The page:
The night he was burned, Austin was flown to Western States Burn Center at Northern Colorado Medical Center in Greeley, Colorado, where he was treated for second degree burns on his face, right arm, and both calves, plus third degree burns on his left arm. Doctors expected Austin to stay at the burn center for about two weeks, with skin grafts performed just five days after Austin was injured.

Robert Whitney said the support that Austin and the whole family have received is overwhelming, and helps Austin and his family keep that positive outlook that is so critical to healing from a burn injury. "It's just been outstanding, the support we have gotten," Robert said. "I want to put a thanks out to all of the firefighters, family, friends that have called, texted, and sent cards. It really means a lot to us."

If you or someone you know suffers a burn injury or a smoke inhalation injury, you should call Kramer & Pollack LLP in Mineola, New York so that the personal injury attorneys in that firm can determine whether another party has legal liability for injuries suffered, and if the injured party has a solid legal case.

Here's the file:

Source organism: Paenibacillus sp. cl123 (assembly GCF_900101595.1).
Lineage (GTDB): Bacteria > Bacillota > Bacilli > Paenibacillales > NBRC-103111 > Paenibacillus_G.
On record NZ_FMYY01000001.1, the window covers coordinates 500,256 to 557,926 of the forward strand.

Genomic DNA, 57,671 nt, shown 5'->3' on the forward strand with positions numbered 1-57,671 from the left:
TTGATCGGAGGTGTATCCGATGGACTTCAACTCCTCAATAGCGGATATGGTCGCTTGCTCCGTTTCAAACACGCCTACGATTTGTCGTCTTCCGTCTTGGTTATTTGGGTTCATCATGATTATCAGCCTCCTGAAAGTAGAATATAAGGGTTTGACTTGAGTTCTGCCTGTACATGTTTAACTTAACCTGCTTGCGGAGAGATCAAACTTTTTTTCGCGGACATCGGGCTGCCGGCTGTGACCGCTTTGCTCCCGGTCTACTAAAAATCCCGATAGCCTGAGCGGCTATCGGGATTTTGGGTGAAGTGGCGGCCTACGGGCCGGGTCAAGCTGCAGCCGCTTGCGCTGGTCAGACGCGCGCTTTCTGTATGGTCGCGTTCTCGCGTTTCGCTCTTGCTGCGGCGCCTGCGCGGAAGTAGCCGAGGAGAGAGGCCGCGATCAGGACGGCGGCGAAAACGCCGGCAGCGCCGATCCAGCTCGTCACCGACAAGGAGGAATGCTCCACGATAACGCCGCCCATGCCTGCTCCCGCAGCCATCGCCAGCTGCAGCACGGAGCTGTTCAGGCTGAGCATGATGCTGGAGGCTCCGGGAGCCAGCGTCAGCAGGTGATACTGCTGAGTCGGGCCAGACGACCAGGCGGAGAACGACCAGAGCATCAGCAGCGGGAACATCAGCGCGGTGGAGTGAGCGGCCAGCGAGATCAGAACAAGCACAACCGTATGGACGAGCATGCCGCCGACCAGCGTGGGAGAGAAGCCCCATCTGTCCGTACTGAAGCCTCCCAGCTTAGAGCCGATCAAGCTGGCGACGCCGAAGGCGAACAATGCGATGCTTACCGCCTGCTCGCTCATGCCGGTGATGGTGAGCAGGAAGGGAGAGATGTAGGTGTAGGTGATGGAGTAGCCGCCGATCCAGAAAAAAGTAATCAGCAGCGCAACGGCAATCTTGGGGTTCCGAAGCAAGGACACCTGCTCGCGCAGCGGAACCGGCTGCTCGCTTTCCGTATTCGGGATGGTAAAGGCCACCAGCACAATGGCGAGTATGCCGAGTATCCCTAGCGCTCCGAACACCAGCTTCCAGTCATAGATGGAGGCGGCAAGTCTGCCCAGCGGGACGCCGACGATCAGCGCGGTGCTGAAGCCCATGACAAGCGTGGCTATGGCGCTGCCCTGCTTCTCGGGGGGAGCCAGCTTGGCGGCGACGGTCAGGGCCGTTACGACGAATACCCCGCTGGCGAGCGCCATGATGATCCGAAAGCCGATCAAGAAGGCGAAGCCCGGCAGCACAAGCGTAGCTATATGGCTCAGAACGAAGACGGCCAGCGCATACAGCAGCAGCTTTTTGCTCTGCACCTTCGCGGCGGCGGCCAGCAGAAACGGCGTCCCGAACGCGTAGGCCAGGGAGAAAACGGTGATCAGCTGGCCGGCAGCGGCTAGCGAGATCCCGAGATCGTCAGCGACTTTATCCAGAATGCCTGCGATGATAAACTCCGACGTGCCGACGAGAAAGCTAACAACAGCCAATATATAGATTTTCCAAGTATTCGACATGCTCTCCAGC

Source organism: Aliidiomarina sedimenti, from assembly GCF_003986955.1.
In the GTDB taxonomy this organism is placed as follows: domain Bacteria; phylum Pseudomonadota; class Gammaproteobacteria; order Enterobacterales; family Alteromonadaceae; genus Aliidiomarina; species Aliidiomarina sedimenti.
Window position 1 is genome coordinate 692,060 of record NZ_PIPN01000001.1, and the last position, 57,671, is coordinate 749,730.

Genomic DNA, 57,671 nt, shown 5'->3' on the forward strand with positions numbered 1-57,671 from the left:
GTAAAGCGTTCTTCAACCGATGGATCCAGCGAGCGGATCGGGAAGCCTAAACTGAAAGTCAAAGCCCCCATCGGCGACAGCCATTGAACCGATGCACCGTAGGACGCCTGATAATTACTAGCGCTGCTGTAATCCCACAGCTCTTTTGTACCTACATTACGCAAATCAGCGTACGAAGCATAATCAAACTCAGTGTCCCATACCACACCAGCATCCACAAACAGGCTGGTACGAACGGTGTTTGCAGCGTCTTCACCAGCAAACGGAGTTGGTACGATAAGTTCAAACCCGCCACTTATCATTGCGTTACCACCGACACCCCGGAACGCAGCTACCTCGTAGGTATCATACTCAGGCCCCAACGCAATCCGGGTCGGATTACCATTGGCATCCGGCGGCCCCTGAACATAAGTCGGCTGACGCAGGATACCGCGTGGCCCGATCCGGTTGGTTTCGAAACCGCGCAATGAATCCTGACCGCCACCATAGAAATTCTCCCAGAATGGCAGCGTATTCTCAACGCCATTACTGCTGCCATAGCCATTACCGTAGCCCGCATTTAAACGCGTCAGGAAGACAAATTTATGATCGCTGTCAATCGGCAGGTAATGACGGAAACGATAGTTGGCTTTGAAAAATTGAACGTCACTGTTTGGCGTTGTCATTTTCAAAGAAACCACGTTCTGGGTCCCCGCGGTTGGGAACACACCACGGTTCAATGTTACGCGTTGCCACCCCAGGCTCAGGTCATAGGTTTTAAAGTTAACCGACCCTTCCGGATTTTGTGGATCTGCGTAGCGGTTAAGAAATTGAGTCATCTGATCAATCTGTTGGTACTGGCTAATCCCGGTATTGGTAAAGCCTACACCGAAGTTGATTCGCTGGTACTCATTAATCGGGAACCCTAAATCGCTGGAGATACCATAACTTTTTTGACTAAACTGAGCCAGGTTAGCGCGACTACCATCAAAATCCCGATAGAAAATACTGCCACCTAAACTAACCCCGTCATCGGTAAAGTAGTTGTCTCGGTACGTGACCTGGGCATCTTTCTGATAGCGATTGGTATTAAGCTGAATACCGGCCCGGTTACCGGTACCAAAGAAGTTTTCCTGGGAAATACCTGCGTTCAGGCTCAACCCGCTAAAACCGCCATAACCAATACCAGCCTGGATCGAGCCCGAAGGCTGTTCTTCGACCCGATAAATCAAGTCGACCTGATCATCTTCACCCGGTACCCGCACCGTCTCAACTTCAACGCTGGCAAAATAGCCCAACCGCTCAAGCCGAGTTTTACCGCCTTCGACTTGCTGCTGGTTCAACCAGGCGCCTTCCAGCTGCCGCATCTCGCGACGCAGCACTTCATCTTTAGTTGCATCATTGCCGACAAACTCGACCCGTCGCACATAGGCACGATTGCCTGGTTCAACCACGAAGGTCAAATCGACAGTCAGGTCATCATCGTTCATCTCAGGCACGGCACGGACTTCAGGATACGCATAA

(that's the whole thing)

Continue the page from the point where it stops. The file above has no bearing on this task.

November 4, 2011

Two Lessons About Smoke Inhalation From a Restaurant Fire

In Fort Peck, Montana in late October, a fire destroyed a historic landmark restaurant in eastern Montana and the owner was hospitalized after suffering smoke inhalation.

Fort Peck's Gateway Inn Bar and Supper Club, built in 1933, caught fire at about 11:30 a.m. on a Saturday, just as the lunch crowd was coming in. An assistant fire chief said that several customers were in the building at the time, but were able to escape.

A local sheriff also said that the restaurant owner made a near-fatal mistake by running back into the building to get some keys--that's when he suffered smoke inhalation. Although he was listed in good condition just one day after the fire, the owner's actions were very risky.